Vaccination coverage among adults remains low in the United States. Understanding the barriers to provision of adult vaccination is an important step to increasing vaccination coverage and improving public health. To better understand financial factors that may affect practice decisions about adult vaccination, this study sought to understand how costs compared with payments for adult vaccinations in a sample of U.S. physician practices. We recruited a convenience sample of 19 practices in nine states in 2017. We conducted a time-motion study to assess the time costs of vaccination activities and conducted a survey of practice managers to assess materials, management, and dose costs and payments for vaccination. We received complete cost and payment data from 13 of the 19 practices. We calculated annual income from vaccination services by comparing estimated costs with payments received for vaccine doses and vaccine administration. Median annual total income from vaccination services was $90,343 at family medicine practices (range: $3968-$249,628), $28,267 at internal medicine practices (-$32,659-$141,034) and $2886 at obstetrics and gynecology practices (-$73,451-$23,820). Adult vaccination was profitable at the median of our sample, but there is wide variation in profitability due to differences in costs and payment rates across practices. This study provides evidence on the financial viability of adult vaccination and supports actions for improving financial viability. These results can help inform practices' decisions whether to provide adult vaccines and contribute to keeping adults up-to-date with the recommended vaccination schedule.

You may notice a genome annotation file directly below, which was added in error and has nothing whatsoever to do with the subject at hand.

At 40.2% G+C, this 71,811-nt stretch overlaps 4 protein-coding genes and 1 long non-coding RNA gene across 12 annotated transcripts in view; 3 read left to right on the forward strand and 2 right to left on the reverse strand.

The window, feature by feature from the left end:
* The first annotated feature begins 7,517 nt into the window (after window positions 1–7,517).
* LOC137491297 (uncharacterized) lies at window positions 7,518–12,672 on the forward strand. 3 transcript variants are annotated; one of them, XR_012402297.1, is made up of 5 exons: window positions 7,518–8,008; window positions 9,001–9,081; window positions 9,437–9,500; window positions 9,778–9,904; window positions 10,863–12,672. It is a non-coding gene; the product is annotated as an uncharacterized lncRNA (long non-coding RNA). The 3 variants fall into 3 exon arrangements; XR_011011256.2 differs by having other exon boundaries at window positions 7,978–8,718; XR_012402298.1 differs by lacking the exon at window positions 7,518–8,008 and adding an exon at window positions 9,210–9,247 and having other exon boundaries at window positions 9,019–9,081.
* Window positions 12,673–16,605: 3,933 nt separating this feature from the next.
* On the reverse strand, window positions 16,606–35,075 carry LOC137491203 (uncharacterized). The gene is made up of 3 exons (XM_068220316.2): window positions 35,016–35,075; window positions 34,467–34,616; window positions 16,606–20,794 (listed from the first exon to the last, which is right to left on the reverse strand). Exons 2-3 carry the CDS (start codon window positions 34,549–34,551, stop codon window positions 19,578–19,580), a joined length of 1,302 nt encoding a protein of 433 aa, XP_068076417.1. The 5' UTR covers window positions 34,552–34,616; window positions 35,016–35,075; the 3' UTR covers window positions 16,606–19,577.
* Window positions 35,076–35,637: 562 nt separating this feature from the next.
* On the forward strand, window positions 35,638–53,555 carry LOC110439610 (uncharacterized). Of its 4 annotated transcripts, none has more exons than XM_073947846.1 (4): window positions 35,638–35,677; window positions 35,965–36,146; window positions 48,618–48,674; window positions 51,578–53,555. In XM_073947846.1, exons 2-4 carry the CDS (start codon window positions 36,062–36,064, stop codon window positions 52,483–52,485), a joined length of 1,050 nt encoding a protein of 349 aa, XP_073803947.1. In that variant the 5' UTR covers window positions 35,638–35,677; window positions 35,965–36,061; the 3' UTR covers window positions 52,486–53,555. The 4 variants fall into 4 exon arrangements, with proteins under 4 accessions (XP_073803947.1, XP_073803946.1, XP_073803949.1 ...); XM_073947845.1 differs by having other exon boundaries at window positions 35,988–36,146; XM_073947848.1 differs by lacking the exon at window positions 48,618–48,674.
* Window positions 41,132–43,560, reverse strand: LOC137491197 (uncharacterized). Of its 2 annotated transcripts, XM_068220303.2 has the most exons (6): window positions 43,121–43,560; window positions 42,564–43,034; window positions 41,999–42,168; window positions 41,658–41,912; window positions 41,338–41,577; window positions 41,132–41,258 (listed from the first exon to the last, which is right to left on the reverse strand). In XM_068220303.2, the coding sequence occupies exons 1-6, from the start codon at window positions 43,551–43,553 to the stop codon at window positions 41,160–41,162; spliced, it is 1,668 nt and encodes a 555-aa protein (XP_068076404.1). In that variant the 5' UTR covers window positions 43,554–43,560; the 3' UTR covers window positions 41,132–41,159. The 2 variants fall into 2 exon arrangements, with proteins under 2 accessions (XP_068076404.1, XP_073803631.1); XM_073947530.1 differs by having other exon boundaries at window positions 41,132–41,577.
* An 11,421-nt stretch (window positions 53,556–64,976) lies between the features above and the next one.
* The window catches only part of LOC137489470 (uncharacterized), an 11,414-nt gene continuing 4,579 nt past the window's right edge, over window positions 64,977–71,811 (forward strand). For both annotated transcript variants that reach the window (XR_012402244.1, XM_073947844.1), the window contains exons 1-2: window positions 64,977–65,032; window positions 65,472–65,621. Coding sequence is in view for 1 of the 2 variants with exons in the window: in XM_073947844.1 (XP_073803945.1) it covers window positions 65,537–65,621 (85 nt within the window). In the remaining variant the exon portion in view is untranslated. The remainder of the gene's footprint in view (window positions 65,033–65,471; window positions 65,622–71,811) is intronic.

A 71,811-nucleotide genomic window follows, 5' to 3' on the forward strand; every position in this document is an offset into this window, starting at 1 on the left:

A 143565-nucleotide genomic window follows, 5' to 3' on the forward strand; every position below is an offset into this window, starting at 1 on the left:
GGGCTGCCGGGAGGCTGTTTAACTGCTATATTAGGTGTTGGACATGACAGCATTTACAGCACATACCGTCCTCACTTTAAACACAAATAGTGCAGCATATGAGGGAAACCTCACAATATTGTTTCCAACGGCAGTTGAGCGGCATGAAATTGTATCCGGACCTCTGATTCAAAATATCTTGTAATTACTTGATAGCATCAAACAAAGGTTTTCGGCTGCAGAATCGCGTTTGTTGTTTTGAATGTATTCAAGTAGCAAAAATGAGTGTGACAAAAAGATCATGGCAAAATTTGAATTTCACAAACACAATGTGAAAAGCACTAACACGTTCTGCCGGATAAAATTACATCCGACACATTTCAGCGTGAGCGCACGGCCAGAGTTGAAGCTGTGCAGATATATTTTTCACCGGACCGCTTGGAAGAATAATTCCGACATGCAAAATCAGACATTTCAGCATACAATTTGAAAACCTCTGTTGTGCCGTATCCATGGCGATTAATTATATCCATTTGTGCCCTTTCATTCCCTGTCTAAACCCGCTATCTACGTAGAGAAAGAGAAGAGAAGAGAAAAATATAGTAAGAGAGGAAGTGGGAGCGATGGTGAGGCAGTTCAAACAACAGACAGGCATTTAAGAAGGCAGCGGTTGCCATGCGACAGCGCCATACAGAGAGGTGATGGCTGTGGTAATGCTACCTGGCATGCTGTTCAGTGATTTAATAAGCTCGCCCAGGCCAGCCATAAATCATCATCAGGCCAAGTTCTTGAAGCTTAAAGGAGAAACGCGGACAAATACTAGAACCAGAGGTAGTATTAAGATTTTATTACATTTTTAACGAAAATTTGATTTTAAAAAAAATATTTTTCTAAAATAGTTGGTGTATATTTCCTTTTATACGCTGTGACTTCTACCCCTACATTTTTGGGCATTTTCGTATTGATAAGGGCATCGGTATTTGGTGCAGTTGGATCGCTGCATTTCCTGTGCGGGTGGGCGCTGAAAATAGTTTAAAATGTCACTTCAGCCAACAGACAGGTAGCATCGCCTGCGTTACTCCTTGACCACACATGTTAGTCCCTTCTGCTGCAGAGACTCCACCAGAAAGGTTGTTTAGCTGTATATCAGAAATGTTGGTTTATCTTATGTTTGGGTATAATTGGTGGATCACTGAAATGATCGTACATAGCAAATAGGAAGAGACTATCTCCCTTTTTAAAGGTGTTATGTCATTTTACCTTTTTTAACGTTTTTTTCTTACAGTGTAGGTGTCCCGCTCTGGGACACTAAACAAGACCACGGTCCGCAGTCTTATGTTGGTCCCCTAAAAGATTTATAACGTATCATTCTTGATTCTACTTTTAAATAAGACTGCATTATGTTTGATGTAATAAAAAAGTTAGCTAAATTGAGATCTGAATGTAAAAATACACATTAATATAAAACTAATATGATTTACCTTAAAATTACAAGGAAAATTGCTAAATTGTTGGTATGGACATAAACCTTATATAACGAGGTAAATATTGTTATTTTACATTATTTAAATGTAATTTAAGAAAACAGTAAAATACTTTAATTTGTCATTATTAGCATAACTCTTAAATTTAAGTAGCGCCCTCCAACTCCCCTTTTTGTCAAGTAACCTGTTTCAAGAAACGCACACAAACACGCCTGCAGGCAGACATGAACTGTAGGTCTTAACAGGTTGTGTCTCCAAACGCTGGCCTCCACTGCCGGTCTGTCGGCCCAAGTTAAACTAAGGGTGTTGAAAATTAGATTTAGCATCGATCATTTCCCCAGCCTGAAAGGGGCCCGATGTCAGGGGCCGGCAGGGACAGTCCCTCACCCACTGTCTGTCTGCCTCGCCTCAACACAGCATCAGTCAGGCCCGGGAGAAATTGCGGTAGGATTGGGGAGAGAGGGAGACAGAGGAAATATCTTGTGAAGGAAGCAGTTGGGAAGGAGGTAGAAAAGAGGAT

Analysis of the profitability of adult vaccination in 13 private provider practices in the United States
Yarnoff, B., Khavjou, O., King, G., Bates, L., Zhou, F., Leidner, A. J., & Shen, A. K. (2019). Analysis of the profitability of adult vaccination in 13 private provider practices in the United States. Vaccine, 37(42), 6180-6185. https://doi.org/10.1016/j.vaccine.2019.08.056, https://doi.org/10.1016/j.vaccine.2019.08.056